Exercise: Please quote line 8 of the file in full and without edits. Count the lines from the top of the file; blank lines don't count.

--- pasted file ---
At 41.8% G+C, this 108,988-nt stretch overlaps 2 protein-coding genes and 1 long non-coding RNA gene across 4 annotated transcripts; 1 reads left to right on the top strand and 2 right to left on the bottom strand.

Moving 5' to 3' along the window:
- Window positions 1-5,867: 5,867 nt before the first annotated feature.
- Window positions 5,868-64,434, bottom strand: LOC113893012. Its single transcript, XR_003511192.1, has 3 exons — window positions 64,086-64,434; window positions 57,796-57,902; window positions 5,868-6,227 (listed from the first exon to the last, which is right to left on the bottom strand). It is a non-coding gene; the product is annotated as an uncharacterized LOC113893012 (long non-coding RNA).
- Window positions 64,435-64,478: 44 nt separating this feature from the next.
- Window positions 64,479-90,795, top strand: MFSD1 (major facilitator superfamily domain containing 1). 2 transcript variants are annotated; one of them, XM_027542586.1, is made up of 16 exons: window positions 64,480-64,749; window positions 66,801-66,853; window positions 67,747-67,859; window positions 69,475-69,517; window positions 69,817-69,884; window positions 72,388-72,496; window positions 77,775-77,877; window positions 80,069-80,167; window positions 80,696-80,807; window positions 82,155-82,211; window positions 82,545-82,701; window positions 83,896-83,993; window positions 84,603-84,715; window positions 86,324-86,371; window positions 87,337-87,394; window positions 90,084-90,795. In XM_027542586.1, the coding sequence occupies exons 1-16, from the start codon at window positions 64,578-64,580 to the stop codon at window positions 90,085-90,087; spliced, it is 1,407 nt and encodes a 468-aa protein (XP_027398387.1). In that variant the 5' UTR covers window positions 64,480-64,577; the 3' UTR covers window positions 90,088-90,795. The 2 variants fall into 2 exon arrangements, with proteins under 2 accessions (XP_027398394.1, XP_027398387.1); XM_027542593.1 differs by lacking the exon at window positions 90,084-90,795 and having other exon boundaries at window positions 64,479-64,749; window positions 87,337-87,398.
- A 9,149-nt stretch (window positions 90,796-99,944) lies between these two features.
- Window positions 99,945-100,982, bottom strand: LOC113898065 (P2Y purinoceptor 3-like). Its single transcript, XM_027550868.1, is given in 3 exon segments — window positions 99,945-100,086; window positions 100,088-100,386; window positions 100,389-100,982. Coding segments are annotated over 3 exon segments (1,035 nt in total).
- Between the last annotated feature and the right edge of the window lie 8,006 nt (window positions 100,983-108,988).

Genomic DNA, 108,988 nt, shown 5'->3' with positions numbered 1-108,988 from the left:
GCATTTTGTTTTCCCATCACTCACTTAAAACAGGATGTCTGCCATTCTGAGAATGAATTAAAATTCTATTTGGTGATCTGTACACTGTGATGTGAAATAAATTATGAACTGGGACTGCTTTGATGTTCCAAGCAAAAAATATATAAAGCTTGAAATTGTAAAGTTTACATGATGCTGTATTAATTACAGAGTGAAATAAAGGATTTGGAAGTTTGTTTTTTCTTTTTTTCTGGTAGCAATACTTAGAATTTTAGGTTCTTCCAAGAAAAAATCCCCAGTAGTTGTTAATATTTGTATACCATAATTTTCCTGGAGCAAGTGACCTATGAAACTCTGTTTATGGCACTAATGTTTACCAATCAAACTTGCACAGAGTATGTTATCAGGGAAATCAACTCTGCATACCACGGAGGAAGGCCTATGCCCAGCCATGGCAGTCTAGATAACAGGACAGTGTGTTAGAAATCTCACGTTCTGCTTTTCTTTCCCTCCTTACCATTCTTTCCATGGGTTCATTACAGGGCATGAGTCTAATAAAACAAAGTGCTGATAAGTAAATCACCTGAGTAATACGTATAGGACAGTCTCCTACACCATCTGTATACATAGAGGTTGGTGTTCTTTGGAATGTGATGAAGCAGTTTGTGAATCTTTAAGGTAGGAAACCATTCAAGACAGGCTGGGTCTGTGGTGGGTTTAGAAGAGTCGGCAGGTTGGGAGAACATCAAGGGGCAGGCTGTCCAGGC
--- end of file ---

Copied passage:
- Window positions 99,945-100,982, bottom strand: LOC113898065 (P2Y purinoceptor 3-like). Its single transcript, XM_027550868.1, is given in 3 exon segments — window positions 99,945-100,086; window positions 100,088-100,386; window positions 100,389-100,982. Coding segments are annotated over 3 exon segments (1,035 nt in total).